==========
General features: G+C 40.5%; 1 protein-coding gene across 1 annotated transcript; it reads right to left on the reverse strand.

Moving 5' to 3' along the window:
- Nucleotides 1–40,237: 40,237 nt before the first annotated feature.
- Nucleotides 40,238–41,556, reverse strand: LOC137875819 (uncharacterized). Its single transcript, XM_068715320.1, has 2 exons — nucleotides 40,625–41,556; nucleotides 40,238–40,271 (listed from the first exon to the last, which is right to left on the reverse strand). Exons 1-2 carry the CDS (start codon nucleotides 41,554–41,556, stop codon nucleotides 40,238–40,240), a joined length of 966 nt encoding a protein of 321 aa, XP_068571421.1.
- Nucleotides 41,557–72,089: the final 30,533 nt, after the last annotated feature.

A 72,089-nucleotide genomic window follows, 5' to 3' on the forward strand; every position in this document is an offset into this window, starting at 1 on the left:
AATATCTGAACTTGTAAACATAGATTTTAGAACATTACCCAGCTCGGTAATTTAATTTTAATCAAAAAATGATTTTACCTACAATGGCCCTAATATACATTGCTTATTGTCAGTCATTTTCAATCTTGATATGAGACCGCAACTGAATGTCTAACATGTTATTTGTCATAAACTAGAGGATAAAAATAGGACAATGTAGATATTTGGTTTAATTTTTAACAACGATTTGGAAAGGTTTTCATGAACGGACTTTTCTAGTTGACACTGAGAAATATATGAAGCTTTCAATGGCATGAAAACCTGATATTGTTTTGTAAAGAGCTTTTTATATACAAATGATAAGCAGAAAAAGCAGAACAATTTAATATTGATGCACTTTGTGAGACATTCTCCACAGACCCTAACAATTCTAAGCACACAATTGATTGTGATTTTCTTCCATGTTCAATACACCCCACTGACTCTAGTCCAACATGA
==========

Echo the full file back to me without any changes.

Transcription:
General features: G+C 40.5%; 1 protein-coding gene across 1 annotated transcript; it reads right to left on the reverse strand.

Moving 5' to 3' along the window:
- Nucleotides 1–40,237: 40,237 nt before the first annotated feature.
- Nucleotides 40,238–41,556, reverse strand: LOC137875819 (uncharacterized). Its single transcript, XM_068715320.1, has 2 exons — nucleotides 40,625–41,556; nucleotides 40,238–40,271 (listed from the first exon to the last, which is right to left on the reverse strand). Exons 1-2 carry the CDS (start codon nucleotides 41,554–41,556, stop codon nucleotides 40,238–40,240), a joined length of 966 nt encoding a protein of 321 aa, XP_068571421.1.
- Nucleotides 41,557–72,089: the final 30,533 nt, after the last annotated feature.

A 72,089-nucleotide genomic window follows, 5' to 3' on the forward strand; every position in this document is an offset into this window, starting at 1 on the left:
AATATCTGAACTTGTAAACATAGATTTTAGAACATTACCCAGCTCGGTAATTTAATTTTAATCAAAAAATGATTTTACCTACAATGGCCCTAATATACATTGCTTATTGTCAGTCATTTTCAATCTTGATATGAGACCGCAACTGAATGTCTAACATGTTATTTGTCATAAACTAGAGGATAAAAATAGGACAATGTAGATATTTGGTTTAATTTTTAACAACGATTTGGAAAGGTTTTCATGAACGGACTTTTCTAGTTGACACTGAGAAATATATGAAGCTTTCAATGGCATGAAAACCTGATATTGTTTTGTAAAGAGCTTTTTATATACAAATGATAAGCAGAAAAAGCAGAACAATTTAATATTGATGCACTTTGTGAGACATTCTCCACAGACCCTAACAATTCTAAGCACACAATTGATTGTGATTTTCTTCCATGTTCAATACACCCCACTGACTCTAGTCCAACATGA